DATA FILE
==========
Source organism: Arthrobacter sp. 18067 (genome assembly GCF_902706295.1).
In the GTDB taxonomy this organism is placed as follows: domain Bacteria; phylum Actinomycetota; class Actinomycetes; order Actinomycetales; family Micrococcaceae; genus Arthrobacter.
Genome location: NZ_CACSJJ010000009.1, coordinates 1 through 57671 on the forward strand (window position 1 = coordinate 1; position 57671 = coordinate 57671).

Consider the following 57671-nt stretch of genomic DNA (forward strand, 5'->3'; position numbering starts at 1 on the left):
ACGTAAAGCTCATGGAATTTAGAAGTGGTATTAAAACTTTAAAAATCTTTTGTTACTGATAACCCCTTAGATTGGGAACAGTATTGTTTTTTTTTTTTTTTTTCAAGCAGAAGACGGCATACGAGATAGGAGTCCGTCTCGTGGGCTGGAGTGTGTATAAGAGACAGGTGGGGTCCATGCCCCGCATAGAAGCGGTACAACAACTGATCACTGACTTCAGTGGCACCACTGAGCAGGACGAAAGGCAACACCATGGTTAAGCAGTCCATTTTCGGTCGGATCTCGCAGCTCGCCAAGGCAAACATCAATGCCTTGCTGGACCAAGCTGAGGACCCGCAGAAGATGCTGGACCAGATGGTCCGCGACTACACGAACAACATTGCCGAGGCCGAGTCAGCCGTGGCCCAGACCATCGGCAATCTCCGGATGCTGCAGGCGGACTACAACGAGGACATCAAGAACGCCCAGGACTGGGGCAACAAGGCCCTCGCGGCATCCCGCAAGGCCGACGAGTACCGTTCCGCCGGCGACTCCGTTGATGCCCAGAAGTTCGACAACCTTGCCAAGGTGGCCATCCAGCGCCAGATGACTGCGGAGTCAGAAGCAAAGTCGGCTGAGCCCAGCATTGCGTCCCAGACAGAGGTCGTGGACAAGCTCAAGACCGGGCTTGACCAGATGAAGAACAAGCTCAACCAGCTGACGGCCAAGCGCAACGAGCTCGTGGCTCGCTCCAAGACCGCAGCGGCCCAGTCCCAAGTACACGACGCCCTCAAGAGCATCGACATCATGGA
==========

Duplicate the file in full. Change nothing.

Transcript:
Source organism: Arthrobacter sp. 18067 (genome assembly GCF_902706295.1).
In the GTDB taxonomy this organism is placed as follows: domain Bacteria; phylum Actinomycetota; class Actinomycetes; order Actinomycetales; family Micrococcaceae; genus Arthrobacter.
Genome location: NZ_CACSJJ010000009.1, coordinates 1 through 57671 on the forward strand (window position 1 = coordinate 1; position 57671 = coordinate 57671).

Consider the following 57671-nt stretch of genomic DNA (forward strand, 5'->3'; position numbering starts at 1 on the left):
ACGTAAAGCTCATGGAATTTAGAAGTGGTATTAAAACTTTAAAAATCTTTTGTTACTGATAACCCCTTAGATTGGGAACAGTATTGTTTTTTTTTTTTTTTTTCAAGCAGAAGACGGCATACGAGATAGGAGTCCGTCTCGTGGGCTGGAGTGTGTATAAGAGACAGGTGGGGTCCATGCCCCGCATAGAAGCGGTACAACAACTGATCACTGACTTCAGTGGCACCACTGAGCAGGACGAAAGGCAACACCATGGTTAAGCAGTCCATTTTCGGTCGGATCTCGCAGCTCGCCAAGGCAAACATCAATGCCTTGCTGGACCAAGCTGAGGACCCGCAGAAGATGCTGGACCAGATGGTCCGCGACTACACGAACAACATTGCCGAGGCCGAGTCAGCCGTGGCCCAGACCATCGGCAATCTCCGGATGCTGCAGGCGGACTACAACGAGGACATCAAGAACGCCCAGGACTGGGGCAACAAGGCCCTCGCGGCATCCCGCAAGGCCGACGAGTACCGTTCCGCCGGCGACTCCGTTGATGCCCAGAAGTTCGACAACCTTGCCAAGGTGGCCATCCAGCGCCAGATGACTGCGGAGTCAGAAGCAAAGTCGGCTGAGCCCAGCATTGCGTCCCAGACAGAGGTCGTGGACAAGCTCAAGACCGGGCTTGACCAGATGAAGAACAAGCTCAACCAGCTGACGGCCAAGCGCAACGAGCTCGTGGCTCGCTCCAAGACCGCAGCGGCCCAGTCCCAAGTACACGACGCCCTCAAGAGCATCGACATCATGGA